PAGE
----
What can the mere sound of spoken words evoke?
What do Spanish Golden Age poetry and theatre actually sound like?
How are sound and sense associations used in poetry and theatre?
Why do we associate the vowels /u/ and /o/ with darkness?
This project investigates the fragile frontier between sound and meaning in Spanish Golden Age Literature. Recent research into neurolinguistics has revealed surprisingly stable associations between sounds and feelings, movements and even shape, to the degree that coincidence can be excluded as an explanation for this phenomenon. At present, literary criticism often ignores the acoustic materiality of texts. This is particularly surprising, considering the 16th and 17th centuries’ concepts of world harmony and the importance of hearing for religious purposes.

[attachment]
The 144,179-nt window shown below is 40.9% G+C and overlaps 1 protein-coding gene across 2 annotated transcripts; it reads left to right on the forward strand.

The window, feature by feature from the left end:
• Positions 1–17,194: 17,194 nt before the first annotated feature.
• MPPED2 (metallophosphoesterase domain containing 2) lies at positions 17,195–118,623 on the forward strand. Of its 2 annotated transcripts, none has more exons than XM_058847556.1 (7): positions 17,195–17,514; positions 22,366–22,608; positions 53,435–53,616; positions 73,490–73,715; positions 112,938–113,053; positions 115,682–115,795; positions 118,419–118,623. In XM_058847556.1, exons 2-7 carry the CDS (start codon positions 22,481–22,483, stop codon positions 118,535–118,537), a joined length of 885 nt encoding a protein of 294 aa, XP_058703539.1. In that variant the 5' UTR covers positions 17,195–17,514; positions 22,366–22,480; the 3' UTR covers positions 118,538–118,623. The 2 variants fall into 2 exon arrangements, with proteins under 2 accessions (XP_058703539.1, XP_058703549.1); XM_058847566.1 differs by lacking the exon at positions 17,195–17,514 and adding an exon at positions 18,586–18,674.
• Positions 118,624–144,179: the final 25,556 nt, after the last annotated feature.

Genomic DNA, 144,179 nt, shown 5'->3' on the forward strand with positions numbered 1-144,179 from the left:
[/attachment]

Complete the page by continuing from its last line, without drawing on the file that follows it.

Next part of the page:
This project aims to answer the following questions: Where and in which contexts do the conceptual use and semantisation of sound structures occur? What were the intentions behind the use of these sound structures? Therefore, this project combines literary history and literary criticism from the perspective of current neurolinguistics, research on sound, and digital humanities. In order to study the vast corpus from the medieval romancero viejo, the romance nuevo (Lope de Vega, Luis de Góngora and Francisco de Quevedo) and the romances used on stage by Lope de Vega, Pedro Calderón de la Barca, and Sor Juana Inés de la Cruz, we are making use of newly developed open-source programs and databases.